By 8:30 pm we were deep in the woods of Wayne National Forest, hoping for a cerulean warbler. We got no joy. By 9:10 pm it was actively dark and the kids were weeping from hunger (as were we). A calling whip-poor-will came in as species #108 and we called it a day.


We pulled out ALL the stops in our effort to find more than 100 species.

I stepped outside the house a couple of times before midnight, but the wind was howling and the rain spitting and I knew that no self-respecting owl would be calling in such weather.

108. One shy of tying the record, which still stands.

Of course, the next day dawned clear and sunny and still and I felt like doing it all over again.
But would I?

Labels: , , , , ,

Sunday, March 01, 2009

Caption Contest #5 Winner!

Although excellent birders, the Thompson family was still trying to get the hang of their new tabletop jigsaw.

Congratulations to CyberThrush for submitting the winning caption. But in my mind and heart, every ONE of you is a winner!


Also really funny:
Heather:
"Whipple birders, can I get a "WHAT, WHAT, WHAT, WHAAAAAT!?"

April:
Fo shizzle my bizzles. We be BIRDIN'! Word to your mother!

Patrick Belardo:
Whipple in the HIZ-OUSE!

LittleOrangeGuy:
Them Thompsons is hyper.


Heather & Dan:
This photo illustrates that after the economic downtown, the hand sign for "Live Free and Prosper" has declined by about 40%.

Some back story:
This photo was taken two springs ago, not far from Whipple, and shows 3 of the 4 core members of the Whipple Bird Club throwing down our birding gang sign. It's a W for Whipple.

I believe we'd just found a Kentucky warbler. The short birder in the front in Liam. Phoebe took the picture.

Labels: , , ,

Tuesday, January 06, 2009

Starting the Year Off Right

For the past 20 years of my birding life I've tried to start each new year off with a good bird, an exciting field trip, or at least SOME sort of birding activity. This, unfortunately, often comes into conflict with the revelry of New Year's Eve, especially in years when I am playing music for someone's party. Arriving home in the wee hours of New Year's Day, crashing hard, then waking up well after the sun's appearance has usually meant that the new year starts off with a cup of coffee at 11 am, accompanied by a bleary cardinal or two at the feeders.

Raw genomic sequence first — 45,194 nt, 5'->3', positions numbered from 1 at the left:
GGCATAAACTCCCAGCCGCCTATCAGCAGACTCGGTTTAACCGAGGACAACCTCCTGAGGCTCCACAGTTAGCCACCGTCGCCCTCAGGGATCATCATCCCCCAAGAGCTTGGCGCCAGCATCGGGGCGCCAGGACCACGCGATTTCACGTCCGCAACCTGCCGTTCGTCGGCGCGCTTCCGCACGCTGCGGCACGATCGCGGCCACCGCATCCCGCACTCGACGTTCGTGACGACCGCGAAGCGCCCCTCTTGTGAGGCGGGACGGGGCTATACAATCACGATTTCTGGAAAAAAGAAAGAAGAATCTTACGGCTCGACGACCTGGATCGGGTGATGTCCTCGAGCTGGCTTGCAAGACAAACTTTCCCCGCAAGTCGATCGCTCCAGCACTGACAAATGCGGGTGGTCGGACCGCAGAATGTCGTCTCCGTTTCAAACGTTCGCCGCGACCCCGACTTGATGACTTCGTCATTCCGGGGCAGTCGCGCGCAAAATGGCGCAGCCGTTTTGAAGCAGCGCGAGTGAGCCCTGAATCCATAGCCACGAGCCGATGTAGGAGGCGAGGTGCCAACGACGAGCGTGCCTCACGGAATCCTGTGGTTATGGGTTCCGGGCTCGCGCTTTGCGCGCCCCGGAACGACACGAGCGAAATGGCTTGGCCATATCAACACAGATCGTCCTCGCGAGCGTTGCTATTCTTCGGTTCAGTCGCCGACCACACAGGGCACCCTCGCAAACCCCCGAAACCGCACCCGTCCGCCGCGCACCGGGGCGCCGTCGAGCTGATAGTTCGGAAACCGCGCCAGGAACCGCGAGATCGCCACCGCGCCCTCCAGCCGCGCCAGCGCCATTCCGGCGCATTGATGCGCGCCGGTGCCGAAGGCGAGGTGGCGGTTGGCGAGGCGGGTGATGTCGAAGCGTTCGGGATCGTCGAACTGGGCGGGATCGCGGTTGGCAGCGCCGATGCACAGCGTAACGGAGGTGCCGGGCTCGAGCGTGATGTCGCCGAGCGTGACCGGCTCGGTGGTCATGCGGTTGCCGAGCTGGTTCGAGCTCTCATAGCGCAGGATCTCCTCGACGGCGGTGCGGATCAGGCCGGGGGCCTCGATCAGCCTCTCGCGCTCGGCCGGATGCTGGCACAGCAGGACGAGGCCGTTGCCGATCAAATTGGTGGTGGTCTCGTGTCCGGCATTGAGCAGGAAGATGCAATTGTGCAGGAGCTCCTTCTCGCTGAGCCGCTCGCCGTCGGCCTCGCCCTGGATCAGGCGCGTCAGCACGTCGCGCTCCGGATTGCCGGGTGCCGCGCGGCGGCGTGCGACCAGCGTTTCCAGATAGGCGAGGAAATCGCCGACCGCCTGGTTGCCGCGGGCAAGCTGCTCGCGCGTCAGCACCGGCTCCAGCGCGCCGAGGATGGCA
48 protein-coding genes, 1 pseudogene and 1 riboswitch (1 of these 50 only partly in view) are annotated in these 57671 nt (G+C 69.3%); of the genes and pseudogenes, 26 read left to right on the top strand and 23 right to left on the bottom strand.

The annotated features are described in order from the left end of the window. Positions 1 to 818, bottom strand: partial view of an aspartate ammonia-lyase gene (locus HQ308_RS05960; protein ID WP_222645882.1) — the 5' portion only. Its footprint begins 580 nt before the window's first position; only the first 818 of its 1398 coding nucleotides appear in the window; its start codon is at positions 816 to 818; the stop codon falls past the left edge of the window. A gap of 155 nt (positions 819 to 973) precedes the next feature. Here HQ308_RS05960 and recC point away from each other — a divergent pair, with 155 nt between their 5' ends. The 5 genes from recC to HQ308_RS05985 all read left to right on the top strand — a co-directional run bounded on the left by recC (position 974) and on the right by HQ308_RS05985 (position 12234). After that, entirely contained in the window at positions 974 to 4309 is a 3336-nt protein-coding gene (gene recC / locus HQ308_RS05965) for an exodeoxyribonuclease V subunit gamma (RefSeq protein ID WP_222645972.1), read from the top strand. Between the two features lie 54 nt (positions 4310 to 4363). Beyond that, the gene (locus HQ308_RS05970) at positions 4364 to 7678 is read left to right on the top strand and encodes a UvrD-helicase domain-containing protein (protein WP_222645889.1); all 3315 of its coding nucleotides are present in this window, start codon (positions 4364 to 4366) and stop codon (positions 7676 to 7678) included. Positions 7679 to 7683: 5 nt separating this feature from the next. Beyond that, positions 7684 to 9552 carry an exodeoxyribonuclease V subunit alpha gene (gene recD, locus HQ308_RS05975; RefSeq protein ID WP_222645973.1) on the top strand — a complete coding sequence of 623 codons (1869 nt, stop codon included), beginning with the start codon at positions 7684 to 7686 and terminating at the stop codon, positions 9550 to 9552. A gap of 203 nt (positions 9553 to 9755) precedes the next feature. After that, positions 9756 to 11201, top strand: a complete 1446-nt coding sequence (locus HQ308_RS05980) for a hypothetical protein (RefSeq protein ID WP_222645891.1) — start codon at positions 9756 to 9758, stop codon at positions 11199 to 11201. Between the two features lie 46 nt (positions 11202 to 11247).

I always note my first bird of the year. Last year it was an American goldfinch. I'll tell the tale of this year's first bird in a future post.

The subject of today's post is the first stop on the birding trip Julie and I took on New Year's Day with our pal Shila. We called all the members of The Whipple Bird Club to organize an impromptu field trip for January 1. The fact that it was already nearly noon on January 1 was of no concern.

The Whipple Bird Club may be the only bird club in the world with its own gang-style hand sign. From left: Shila, Steve, Bill, Julie.

Shila could make it. Steve could not. Our destination was The Wilds, a recovering strip mine about 40 minutes north of Indigo Hill. The soil there is too poor to support trees, so it remains grassland and thus attracts birds that prefer vast open spaces: northern harriers, rough-legged hawks, short-eared owls, horned larks are just some of the winter species regularly found at The Wilds.

Before we could head north, we had to head south into town to drop of kids at my folks' house and to pick up Shila. En route to Shila's abode my cell phone rang. It was Steve.

"Billy! I've got a bird here that's different. Can you help me ID it?"

Now I know enough about Steve's birding skills to realize that he would not be fooled by a female red-winged blackbird, a leucistic house sparrow, or a winter-plumaged starling.

"I think it's something good."

We high-tailed it to Steve's and this is what we saw at his thistle feeders:

How many bird species are in this photograph (above)? Two? Three?


Is this any more helpful? There's an American goldficnh (upper left), two pine siskins on the upper and lower right. And...



An adult female common redpoll!

Steve had found a common redpoll among the 30 or so pine siskins at his feeders. We waited for about 40 minutes before the redpoll showed up and when it did, Steve's the one who spotted it for us. This was a great bird to see so early in a new birding year!

From the reports I've heard this is a big pine siskin year and a big white-winged crossbill year here in Ohio. We've had siskins at the Indigo Hill feeders for a month, but no other special northern finches have visited us (evening grosbeaks, crossbills, redpolls). However Steve's bird gives us all reason to check through the feeder flocks.

I first saw common redpolls at the Thompson family feeders in Marietta, Ohio in the winter of 1978—the very same year we started Bird Watcher's Digest. They came in with some evening grosbeaks and siskins and stayed for more than a month. They all came back the following year, too—both '78 and '79 were fierce winters. Little did I know it would be 14 more years before I'd see redpolls in Ohio again. We've had two visits—both short and more than a decade ago—from common redpolls at Indigo Hill. The last one we saw here was in 1994.

So this lone female common redpoll is a special bird, seen with great birding pals, on the very first day of a new year. Here's hoping 2009 turns out to be a special, memorable birding year for all of us!

Labels: , , , , , ,